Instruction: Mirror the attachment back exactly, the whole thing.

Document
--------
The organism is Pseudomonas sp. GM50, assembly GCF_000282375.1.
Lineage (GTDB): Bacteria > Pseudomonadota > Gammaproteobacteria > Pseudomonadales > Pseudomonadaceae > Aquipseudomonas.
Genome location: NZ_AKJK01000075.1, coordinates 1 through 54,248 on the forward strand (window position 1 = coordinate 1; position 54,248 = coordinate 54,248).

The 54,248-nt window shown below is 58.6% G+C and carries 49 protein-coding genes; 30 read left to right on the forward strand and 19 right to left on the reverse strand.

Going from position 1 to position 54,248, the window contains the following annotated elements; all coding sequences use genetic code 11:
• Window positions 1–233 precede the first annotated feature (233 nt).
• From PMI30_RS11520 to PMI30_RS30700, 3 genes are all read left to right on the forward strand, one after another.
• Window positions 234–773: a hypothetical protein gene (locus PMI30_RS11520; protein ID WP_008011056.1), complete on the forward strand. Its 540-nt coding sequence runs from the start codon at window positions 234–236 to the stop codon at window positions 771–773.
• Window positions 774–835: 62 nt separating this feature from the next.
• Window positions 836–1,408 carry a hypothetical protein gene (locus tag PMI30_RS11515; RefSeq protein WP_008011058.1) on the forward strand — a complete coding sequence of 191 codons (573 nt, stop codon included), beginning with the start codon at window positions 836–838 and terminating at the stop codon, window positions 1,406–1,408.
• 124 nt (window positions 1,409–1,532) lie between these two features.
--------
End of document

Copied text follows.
The organism is Pseudomonas sp. GM50, assembly GCF_000282375.1.
Lineage (GTDB): Bacteria > Pseudomonadota > Gammaproteobacteria > Pseudomonadales > Pseudomonadaceae > Aquipseudomonas.
Genome location: NZ_AKJK01000075.1, coordinates 1 through 54,248 on the forward strand (window position 1 = coordinate 1; position 54,248 = coordinate 54,248).

The 54,248-nt window shown below is 58.6% G+C and carries 49 protein-coding genes; 30 read left to right on the forward strand and 19 right to left on the reverse strand.

Going from position 1 to position 54,248, the window contains the following annotated elements; all coding sequences use genetic code 11:
• Window positions 1–233 precede the first annotated feature (233 nt).
• From PMI30_RS11520 to PMI30_RS30700, 3 genes are all read left to right on the forward strand, one after another.
• Window positions 234–773: a hypothetical protein gene (locus PMI30_RS11520; protein ID WP_008011056.1), complete on the forward strand. Its 540-nt coding sequence runs from the start codon at window positions 234–236 to the stop codon at window positions 771–773.
• Window positions 774–835: 62 nt separating this feature from the next.
• Window positions 836–1,408 carry a hypothetical protein gene (locus tag PMI30_RS11515; RefSeq protein WP_008011058.1) on the forward strand — a complete coding sequence of 191 codons (573 nt, stop codon included), beginning with the start codon at window positions 836–838 and terminating at the stop codon, window positions 1,406–1,408.
• 124 nt (window positions 1,409–1,532) lie between these two features.